Trust, BKD, Booth Brothers, Consolidated Communications,

Gifford Medical Center Auxiliary, Rain or Shine Tent

Company, and Rural VT Real Estate.

Preparations for the 2020 Last Mile Ride, slated for Aug.

14-15, are already underway. For more information, visit

lastmileride.com, and follow on Facebook.

As of Friday, 8/30/19, the following classes are

APPROACHING FULL status and have four or fewer spaces

left...

• Drawing Basics w/Janice 9103-A

• The Anti-Inflammatory Diet w/Lisa 9104-B

• Clay Construction: Faces and More 9120

• Tile-Making Workshops w/Janice 9122-A

• Intermediate Spanish w/Carlos 9209-A

• Spanish 3 w/Carlos 9209-B

• Writing Mondays w/Maggie 9210-A

• Writing Wednesdays w/Maggie 9210-B

• Explore Memoir w/Maggie 9213-A

• Very Gentle Yoga w/Sarah 9300-B

• Yoga for Men w/Ron 9300-D

• Yoga for Focus & Fitness: Strengthen w/Monica 9300-Q

• Chair Yoga w/Ragan 9300-U

• Yoga for Focus & Fitness: Stretch w/Monica 9300-X

• Tai Chi Sun Style Long Form w/Ellie 9311-C

• Chair Feldenkrais w/Paul 9320

OLLI (Osher Lifelong Learning Institute) programs begin

the fall session on Wednesday, September 11 at 1:30 at the

Montpelier Senior Activity Center.

The program, Rapid Reviews, features four local librarians

and book sellers (George Spaulding, Steve Picazio, Claire

Benedict and Cora Kelly) giving very quick and lively talks

about some of their favorite books, both old and new.

Free for OLLI members, $5 suggested donation for all others.

Contact: Grace Greene, gracewgreene@comcast.net

welcome to join them even if you don’t know how to play.

They will teach you!

Pinochle and Rummy are also played Monday, Wednesday,

and Friday. Beginners are welcome. TVSC want to start

Bridge so please contact Rita at 802-223-3322 or email twinvalleyseniors@myfairpoint.net

TVSA is in need of VOLUNTEERS. Won’t you please

consider giving a few hours of your time weekly, daily, or

whatever would fit into your schedule. You would not be

sorry and you would feel good knowing you are helping others

in your spare time!

Call Rita at 223-3322 or e-mail her at twinvalleyseniors@

myfairpoint.net.

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presented to you by The WORLD

September 11, 2019 The WORLD page 13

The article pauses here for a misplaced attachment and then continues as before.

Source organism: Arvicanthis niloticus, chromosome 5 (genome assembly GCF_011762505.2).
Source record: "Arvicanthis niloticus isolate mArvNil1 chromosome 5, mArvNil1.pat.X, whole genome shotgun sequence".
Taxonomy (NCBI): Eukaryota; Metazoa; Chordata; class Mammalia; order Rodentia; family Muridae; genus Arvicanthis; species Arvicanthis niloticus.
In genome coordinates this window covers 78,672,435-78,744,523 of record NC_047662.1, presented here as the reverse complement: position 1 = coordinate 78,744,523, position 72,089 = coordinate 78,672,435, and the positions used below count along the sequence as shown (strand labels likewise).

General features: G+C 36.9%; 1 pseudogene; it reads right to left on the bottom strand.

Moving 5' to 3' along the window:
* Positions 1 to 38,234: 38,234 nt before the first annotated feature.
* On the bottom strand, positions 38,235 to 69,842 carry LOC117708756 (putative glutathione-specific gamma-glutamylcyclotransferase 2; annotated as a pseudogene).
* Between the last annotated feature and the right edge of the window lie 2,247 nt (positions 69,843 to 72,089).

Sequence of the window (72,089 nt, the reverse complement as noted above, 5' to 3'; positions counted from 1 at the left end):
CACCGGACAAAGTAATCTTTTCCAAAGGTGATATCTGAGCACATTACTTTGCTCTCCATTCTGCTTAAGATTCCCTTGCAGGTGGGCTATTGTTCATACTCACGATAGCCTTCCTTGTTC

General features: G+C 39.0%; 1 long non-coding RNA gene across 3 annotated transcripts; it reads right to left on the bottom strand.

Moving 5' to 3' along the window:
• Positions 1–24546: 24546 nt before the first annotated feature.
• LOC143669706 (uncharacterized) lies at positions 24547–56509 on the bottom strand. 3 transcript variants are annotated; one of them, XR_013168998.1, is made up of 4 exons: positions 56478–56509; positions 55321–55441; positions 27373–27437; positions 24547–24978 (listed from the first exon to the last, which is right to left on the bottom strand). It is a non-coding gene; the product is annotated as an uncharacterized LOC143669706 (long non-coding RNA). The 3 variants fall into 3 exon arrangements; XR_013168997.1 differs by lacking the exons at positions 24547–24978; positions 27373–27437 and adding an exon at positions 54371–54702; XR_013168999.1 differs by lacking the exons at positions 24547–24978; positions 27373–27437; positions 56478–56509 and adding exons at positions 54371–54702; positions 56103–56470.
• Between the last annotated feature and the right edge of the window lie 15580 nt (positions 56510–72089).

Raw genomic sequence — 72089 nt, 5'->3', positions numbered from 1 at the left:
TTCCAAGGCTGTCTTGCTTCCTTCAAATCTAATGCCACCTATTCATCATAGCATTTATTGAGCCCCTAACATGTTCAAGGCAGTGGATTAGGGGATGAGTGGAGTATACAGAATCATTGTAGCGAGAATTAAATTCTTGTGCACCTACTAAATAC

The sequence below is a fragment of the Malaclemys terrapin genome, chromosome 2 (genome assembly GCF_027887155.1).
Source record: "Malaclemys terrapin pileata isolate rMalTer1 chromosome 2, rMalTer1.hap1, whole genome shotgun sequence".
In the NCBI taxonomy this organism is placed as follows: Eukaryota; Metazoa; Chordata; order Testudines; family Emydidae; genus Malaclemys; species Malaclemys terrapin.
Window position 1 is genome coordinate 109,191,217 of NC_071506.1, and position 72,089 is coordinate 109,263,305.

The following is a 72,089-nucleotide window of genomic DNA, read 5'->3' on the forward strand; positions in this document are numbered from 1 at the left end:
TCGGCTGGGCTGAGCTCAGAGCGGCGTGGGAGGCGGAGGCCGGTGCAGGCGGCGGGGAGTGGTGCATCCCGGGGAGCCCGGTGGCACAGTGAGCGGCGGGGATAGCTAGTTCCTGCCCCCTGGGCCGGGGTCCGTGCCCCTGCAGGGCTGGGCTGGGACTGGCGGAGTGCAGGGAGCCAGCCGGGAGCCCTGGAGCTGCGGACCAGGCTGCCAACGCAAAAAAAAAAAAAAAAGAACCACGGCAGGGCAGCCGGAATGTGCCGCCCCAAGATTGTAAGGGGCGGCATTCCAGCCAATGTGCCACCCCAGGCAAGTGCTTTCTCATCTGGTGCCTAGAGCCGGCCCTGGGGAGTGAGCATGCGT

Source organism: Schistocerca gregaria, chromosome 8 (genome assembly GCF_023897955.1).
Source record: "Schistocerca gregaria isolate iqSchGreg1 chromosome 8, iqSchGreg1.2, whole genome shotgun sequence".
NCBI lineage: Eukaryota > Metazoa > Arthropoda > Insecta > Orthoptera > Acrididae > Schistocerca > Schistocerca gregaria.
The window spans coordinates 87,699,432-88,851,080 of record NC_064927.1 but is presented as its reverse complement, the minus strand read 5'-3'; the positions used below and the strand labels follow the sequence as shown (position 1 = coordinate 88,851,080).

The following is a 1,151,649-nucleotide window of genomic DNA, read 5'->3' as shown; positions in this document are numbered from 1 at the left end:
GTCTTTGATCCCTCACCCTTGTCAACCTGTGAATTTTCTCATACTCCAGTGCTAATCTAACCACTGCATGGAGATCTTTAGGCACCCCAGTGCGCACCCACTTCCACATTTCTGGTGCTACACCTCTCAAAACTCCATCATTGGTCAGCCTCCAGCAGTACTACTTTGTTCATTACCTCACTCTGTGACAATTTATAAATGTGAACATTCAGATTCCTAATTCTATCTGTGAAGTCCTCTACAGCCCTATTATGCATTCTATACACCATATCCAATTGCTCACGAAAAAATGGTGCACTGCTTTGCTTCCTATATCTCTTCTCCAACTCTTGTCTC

Honor America on Patriot Day

September 11, 2001, was a tragic day in American history.

On that day, nearly 3,000 innocent lives were lost due to the

terrorist attacks in New York City and Washington, D.C. as

well as in rural Pennsylvania, where another plane en route

for more destruction crash-landed.

The indelible images of the World Trade Center collapsing

in flames with crowds running for safety, as well as the

ensuing visions of heroes and citizens working together, have

created a lasting impression.

While buildings have been repaired and new sites erected

in the wake of the attacks, there are many ways to continue to

honor the fallen. Patriot Day, which takes place each year on

September 11 to honor those who lost their lives in the 9-11

attacks, is one such example. The following are a handful of

ways that people can honor 9-11 victims and their families.

• Celebrate local heroes by visiting or making donations of

food or supplies to local firehouses and police stations.

• Commemorate the events of 9-11 by observing moments of

silence at key times throughout the day: 8:46 a.m, 9:03 a.m.,

9:37 a.m., 9:59 a.m., 10:03 a.m., and 10:28 a.m.

• Engage in service projects that can help your community,

including its under-served individuals, like veterans. National

Day of Service, which is the same day as Patriot Day, asks

people to do at least one good deed in honor of those who

died on 9-11.

• Make a trip to New York City and visit the National September

11 Memorial & Museum.

• If you display a flag at your home or business, be sure to

place it at half staff from sunrise to sunset to mourn the lives

lost.

• Share stories of the heroism and bravery of first responders

with young children who may not have been alive in 2001.

• Unite the country by promoting acceptance of and kindness

to all people, regardless of religious or political beliefs.

• Attend a special service commemorating 9-11 at houses of

worship.

• Visit memorials honoring the fallen in various communities

in and around your home.

This Patriot Day, there are many ways individuals can honor

those who lost their lives on 9-11.

Editor’s Note: The Patriot Day celebrated on September

11 is a separate holiday from Patriot’s Day, which is observed

on the third Monday in April in Massachusetts.

GUEST OPINION

Contacting Congress

U.S. Rep. Peter Welch

Mailing address:

128 Lakeside Ave, Suite 235

Burlington, VT 05401

Web site: www.welch.house.gov

Phone: (802) 652-2450

U.S. Sen. Bernard Sanders

Mailing address:

1 Church St., Third Floor,

Burlington, VT 05401

Web site: www.sanders.senate.gov

Phone: (802) 862-0697

U.S. Sen. Patrick Leahy

urlington office

199 Main St., Fourth Floor,

Burlington, VT 05401

Web site: www.leahy.senate.gov

Phone: (802) 863-2525

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• • •

My New Leaf Blower

By G. E. Shuman

Early in the summer my dear wife,

who seems to enjoy filling my need

for a new toy occasionally, bought

me a leaf blower. Mine is not an over the

top, gas-powered, blow the lawn furniture

away blower; it’s a nice, fairly quiet, lightweight, rechargeable

machine.

For years I’ve seen other guys around the neighborhood

using leaf blowers but have never been interested in having

one. I always considered them to be just another gimmicky

waste of money that probably worked about half as well as